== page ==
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I have several files in a directory: file1.txt file2.txt file3.txt

For each file in the directory, I want to print only unique columns. Column 1 will match either 3 or 4; I want to print the columns that are unique and save it as f_parsed.txt

file1.txt:

gene1   description1    gene1   gene88 
gene56  description2    gene67  gene56
gene6   description3    gene95  gene6

file1_parsed.txt:

gene1   description1    gene88  
gene56  description2    gene67  
gene6   description3    gene95  

Here is the code that I have so far:

for f in *.txt ; do while IFS= read -r line; do awk  -F "," '{if ($3 = $1) {print $1, $2, $3} else {print $1, $2, $4}}' > $f_parsed.txt;
    done

Then, for each parsed file, I want to grep the gene in column 3 of f_parsed.txt and look for it in file_B.txt and return line with match and the following line. All lines with a match saved as match1.txt (next file will become match2.txt)

file_B.fasta looks like this:

>gene88 | shahid | ahifehhuh
TAGTCTTTCAAAAGA...
>gene6 | shahid | ahifehhuh
TAGTCTTTCAAAAGA...
>gene4 | jeiai | dhdhd
GTCAGTTTTTA...
>gene67 | vdiic | behej
GTCAGTTTTTA...
>gene95 | siis | ahifehhniniuh
TAGTCTTTCAAAAGA...
...
cat f_parsed.txt | while IFS= read -r line; do grep "$3" file_B.fasta  |awk '{x=NR+1}(NR<=x){print}' > match1.txt ; done

My final output for the example file I began with should be called match1.txt and look like

>gene88 | shahid | ahifehhuh
TAGTCTTTCAAAAGA...
>gene67 | vdiic | behej
GTCAGTTTTTA...
>gene95 | siis | ahifehhniniuh
TAGTCTTTCAAAAGA...

Thanks in advance! I know the code is very rough, but I'm a beginner.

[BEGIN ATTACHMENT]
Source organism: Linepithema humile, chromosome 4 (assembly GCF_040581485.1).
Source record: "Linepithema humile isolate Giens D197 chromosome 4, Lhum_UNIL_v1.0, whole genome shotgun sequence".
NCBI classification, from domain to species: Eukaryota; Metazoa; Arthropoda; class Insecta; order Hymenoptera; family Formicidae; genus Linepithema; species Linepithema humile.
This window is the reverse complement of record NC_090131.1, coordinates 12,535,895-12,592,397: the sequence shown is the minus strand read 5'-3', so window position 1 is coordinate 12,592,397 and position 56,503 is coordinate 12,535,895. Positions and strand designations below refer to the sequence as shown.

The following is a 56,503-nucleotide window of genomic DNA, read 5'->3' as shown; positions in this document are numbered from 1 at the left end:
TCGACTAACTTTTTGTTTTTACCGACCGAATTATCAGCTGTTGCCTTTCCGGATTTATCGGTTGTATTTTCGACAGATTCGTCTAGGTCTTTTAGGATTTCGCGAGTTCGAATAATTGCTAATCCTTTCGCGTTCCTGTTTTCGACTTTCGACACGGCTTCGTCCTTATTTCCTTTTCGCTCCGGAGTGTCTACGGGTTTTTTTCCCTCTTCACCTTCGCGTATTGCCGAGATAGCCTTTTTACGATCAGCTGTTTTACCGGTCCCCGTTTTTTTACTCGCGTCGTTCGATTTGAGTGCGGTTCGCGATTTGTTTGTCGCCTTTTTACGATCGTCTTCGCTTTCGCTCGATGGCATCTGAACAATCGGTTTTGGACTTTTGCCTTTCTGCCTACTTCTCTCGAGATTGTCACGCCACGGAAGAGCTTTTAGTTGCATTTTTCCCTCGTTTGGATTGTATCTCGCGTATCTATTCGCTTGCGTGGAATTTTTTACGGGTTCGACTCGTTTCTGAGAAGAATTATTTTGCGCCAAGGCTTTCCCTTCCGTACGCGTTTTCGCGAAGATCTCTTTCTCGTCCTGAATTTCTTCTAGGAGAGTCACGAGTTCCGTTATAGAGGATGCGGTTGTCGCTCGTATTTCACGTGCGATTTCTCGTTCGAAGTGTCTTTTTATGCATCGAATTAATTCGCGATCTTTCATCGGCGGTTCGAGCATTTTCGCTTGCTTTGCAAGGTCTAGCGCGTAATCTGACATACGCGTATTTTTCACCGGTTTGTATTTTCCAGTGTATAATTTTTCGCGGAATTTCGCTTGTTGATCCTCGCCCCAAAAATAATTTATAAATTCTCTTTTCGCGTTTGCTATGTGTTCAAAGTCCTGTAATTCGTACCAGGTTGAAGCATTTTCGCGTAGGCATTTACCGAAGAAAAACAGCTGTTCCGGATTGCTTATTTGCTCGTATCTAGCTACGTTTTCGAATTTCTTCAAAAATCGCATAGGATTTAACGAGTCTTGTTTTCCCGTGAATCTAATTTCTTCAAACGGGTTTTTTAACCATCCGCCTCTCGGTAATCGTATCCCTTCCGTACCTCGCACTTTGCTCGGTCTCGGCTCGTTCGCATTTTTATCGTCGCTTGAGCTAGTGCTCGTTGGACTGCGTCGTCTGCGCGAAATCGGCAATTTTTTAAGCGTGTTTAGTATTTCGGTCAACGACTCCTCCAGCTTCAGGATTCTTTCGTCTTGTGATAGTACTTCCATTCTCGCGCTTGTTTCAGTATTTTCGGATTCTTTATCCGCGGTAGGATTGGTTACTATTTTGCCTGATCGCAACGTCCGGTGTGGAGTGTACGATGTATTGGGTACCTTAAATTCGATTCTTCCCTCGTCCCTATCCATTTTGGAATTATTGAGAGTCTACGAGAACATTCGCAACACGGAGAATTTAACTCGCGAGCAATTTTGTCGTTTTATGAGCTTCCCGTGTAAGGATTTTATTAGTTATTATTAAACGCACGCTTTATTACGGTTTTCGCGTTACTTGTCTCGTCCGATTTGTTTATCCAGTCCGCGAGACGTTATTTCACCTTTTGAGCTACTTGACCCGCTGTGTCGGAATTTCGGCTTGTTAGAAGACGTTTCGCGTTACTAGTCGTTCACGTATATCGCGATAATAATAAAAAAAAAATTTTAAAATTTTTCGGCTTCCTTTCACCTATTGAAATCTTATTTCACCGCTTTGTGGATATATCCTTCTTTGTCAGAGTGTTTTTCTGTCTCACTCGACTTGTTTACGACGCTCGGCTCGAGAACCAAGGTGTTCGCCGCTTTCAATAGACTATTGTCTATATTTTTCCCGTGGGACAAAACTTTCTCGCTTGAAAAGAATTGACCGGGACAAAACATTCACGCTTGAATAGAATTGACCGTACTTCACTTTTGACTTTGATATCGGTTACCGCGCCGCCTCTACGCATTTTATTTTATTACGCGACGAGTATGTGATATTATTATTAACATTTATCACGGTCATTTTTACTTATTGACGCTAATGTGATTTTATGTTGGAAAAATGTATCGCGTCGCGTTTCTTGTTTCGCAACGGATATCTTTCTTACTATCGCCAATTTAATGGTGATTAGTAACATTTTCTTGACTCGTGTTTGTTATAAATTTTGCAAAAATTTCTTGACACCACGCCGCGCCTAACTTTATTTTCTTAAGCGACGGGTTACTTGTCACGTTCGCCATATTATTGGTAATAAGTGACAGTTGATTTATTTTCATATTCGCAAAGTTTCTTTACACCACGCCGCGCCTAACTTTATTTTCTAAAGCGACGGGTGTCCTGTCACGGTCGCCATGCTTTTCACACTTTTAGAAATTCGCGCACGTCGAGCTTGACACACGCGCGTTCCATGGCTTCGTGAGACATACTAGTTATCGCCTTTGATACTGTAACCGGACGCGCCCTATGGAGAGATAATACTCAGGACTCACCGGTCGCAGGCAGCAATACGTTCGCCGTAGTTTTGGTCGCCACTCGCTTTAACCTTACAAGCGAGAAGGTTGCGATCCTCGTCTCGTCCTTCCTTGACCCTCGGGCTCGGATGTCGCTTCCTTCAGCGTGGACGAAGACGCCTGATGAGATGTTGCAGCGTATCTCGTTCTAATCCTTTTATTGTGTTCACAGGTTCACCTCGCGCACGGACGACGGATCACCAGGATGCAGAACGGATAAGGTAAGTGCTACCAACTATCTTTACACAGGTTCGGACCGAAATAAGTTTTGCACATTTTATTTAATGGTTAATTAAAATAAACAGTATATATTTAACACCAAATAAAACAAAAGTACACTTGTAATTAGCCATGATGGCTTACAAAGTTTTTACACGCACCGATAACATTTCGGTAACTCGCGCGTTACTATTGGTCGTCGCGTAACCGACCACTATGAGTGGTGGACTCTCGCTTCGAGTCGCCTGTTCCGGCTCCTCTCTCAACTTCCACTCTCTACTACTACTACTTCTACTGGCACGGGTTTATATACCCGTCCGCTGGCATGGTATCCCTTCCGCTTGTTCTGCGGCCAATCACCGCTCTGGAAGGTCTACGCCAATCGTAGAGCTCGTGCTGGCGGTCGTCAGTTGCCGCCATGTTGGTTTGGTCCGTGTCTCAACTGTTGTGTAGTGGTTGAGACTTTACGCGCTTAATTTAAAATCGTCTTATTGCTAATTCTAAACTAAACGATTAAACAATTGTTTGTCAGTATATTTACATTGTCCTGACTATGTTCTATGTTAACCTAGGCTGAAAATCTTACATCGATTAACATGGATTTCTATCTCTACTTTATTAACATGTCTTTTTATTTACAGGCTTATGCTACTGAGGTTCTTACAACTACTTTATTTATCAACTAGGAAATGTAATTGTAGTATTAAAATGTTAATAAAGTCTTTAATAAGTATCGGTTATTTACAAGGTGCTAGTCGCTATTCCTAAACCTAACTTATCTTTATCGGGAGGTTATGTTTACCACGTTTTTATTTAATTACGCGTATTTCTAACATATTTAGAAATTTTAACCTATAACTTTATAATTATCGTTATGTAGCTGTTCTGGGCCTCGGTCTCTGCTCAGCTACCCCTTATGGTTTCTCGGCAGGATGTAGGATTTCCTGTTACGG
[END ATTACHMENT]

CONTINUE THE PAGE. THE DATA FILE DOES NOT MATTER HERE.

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  • 1
    Also, please remember that this site is not full of bioinformaticians so you will need to explain things like "fasta". That said, I am a bioinformatician and have been working with fasta files for almost 20 years now, and I don't understand what a "linearized fasta file" means. – terdon Mar 4 at 18:32
  • Related: unix.stackexchange.com/q/169716/135943 – Wildcard Mar 4 at 18:51
  • Thanks @Wildcard – lepomis8 Mar 4 at 18:53
  • Thanks for the edit, that helps a lot! One thing though, fasta allows for multiple sequence lines under the same identifier. Your examples are all on a single line (I guess that's what you meant by linearized). Does this mean we can assume that all of your sequence entries in your fasta will have exactly one line of sequence? – terdon Mar 4 at 18:58
  • @terdon no problem! Your suggestions made it possible. Yes, I've got a different script which put all of the sequences on one line for all entries. – lepomis8 Mar 4 at 19:01
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One approach can be as follows. We read in the fasta file first and build up an array keyed on the gene name. Value corresponding to this key is the current n next lines , newline separated.

Output is saved in match*.txt files.

awk -F '|' '
  # @the beginning of file, get its type
  FNR==1 {  inCsv = !(inFasta = FS == "|") }

  # get gene name n record next line number
  inFasta && /^>/ {
    t=$0; gene=$1
    gsub(/^.|[[:space:]]*$/, "", gene)
    nxtln=NR+1
  }
  # fill up the value for the current gene
  inFasta && NR==nxtln { a[gene] = t ORS $0 }

  # we are in CSV file
  # close previously open filehandle
  # open fresh file handle (match*.txt)
  # write to filehandle based on equality
  # of field1 and field3
  inCsv && NF>3 {
    if (FNR == 1) {
      close(outf)
      outf = "match" ++k ".txt"
    }
    print a[$($1==$3?4:3)] > outf
  }

' file_B.fasta FS=, file*.txt
$ cat match1.txt
>gene88 | shahid | ahifehhuh
TAGTCTTTCAAAAGA...
>gene67 | vdiic | behej
GTCAGTTTTTA...
>gene95 | siis | ahifehhniniuh
TAGTCTTTCAAAAGA..
0
awk '{if($1 == $3) {print $1,$2,$NF}else{if($1 == $NF){print $1,$2,$3}}}' filename

output

gene1 description1 gene88
gene56 description2 gene67
gene6 description3 gene95
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  • 1
    Please note that this answers only the first part of the OPs question, you may want to expand it to solve the other part, too. – AdminBee Mar 5 at 8:29

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